- Beef, pork, veal, lamb, and fish = 145 degrees F
- Poultry = 165 degrees F
best way to season roasts
Salt the meat ahead of time so the salt can penetrate the meat. Juices from inside the meat are drawn out to the surface by salt to form a brine. The meat then reabsorbs the delicious brine, creating even more flavor.
The longer the meat is salted = the increased flavor and moisture content
Generally, large roasts should be salted and stored in the refrigerator for up to 24 hours to allow for the greatest impact on flavor.
Drizzle lightly with olive oil or butter to help the outside crisp up nicely while cooking and to for the seasoning to stick better all over the roast.
Keep the spices you add very simple — most of the flavor will come from the meat itself! Toss with salt and pepper, and maybe a few sprigs of fresh herbs. What really flavors the roast is the meat itself with a little assist from the salt.
Tips for Roasting Meat
- Most kinds of meat can be roasted by adjusting the time and temperature at which they cook in the oven.
- Bring the meat to room temperature before going into the oven
- Use a wide baking dish or pan for even cooking
- Place the meat on top of vegetables or a rack in the pan to increase hot air circulation around the entire roast.
- Tying large cuts of meat helps with even cooking by keeping the thickness of the roast consistent.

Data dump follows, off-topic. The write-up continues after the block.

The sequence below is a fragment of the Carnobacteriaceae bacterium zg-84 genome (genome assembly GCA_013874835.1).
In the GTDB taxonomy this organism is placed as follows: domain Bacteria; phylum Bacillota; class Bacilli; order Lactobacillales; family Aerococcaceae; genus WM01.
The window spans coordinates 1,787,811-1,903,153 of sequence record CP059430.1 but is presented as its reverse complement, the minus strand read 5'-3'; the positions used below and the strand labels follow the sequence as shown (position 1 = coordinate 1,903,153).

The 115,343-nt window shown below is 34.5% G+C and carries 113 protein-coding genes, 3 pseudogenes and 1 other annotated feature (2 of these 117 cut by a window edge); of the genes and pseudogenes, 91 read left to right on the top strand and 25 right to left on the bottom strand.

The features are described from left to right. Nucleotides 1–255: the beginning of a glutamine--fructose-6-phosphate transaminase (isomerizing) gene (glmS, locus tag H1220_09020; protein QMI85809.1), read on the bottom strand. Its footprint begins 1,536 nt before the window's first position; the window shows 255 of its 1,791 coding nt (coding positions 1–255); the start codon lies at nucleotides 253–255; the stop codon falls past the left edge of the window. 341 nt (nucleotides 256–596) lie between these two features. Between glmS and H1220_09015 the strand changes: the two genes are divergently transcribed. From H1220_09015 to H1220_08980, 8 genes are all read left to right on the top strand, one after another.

- The hottest part of the oven is towards the back. The front near the door is where hot air can easily escape.
- Allow the meat to rest for at least 15 minutes before cutting into it. Cutting too early causes all of the heat to rush out and push out some of that delicious juiciness.
- Roasts continue cooking on your counter. Remove from the oven when the internal temperature is just slightly below your target.
Implement your new skill
Coming up on Thursday I’ll be sharing the BEST whole roasted chicken recipe so you can try it out for yourself 🙂 In the meantime, what are some of your favorite memories related to roasting with your family or friends? It’s hard to top so many great Thanksgiving memories through the years!
44 thoughts on “Roasting Meat — Basic Cooking Skills”
I am a sucker for roast chicken. My family have a roast dinner every Sunday and I have to say roast meat is amazing. Thank you for sharing your tips. I am really excited to try out your recipe in a few days time. I will be looking out for it 🙂
Em | loveemblog.com
That’s so thoughtful, thanks so much! Roast chicken is sooo good and I can’t believe how easy it is!
This was great didn’t realize I shouldn’t open the oven door while cooking interrupting and letting heat escape. The meat look delicious. Thanks for sharing I pinned your sauté seafood poultry post yummy Happy Monday
Thank you so much for commenting!
This is so helpful! I’ve been wanting to know how to do this for so long.
Thanks so much, I’m glad to hear it!
I used to be so worried about cooking meat. It’s really not that difficult and now I make delicious meals. Your post makes the process so simple which will help a lot of people get started.
That means a lot, I really hope that everything is simple and straightforward! Thank you 🙂
I love to roast my meat dished, but I didn’t know many of you tips. Can’t wait to put your advices in practice!
Yay I hope it is helpful! 🙂
such a ripping roasting chicken recipe! thanks for sharing.
yummy and will try it for sure!
Thanks so much for reading 🙂
There are so many good tips in here! I always elevate my roast but I didn’t know about seasoning further ahead of time.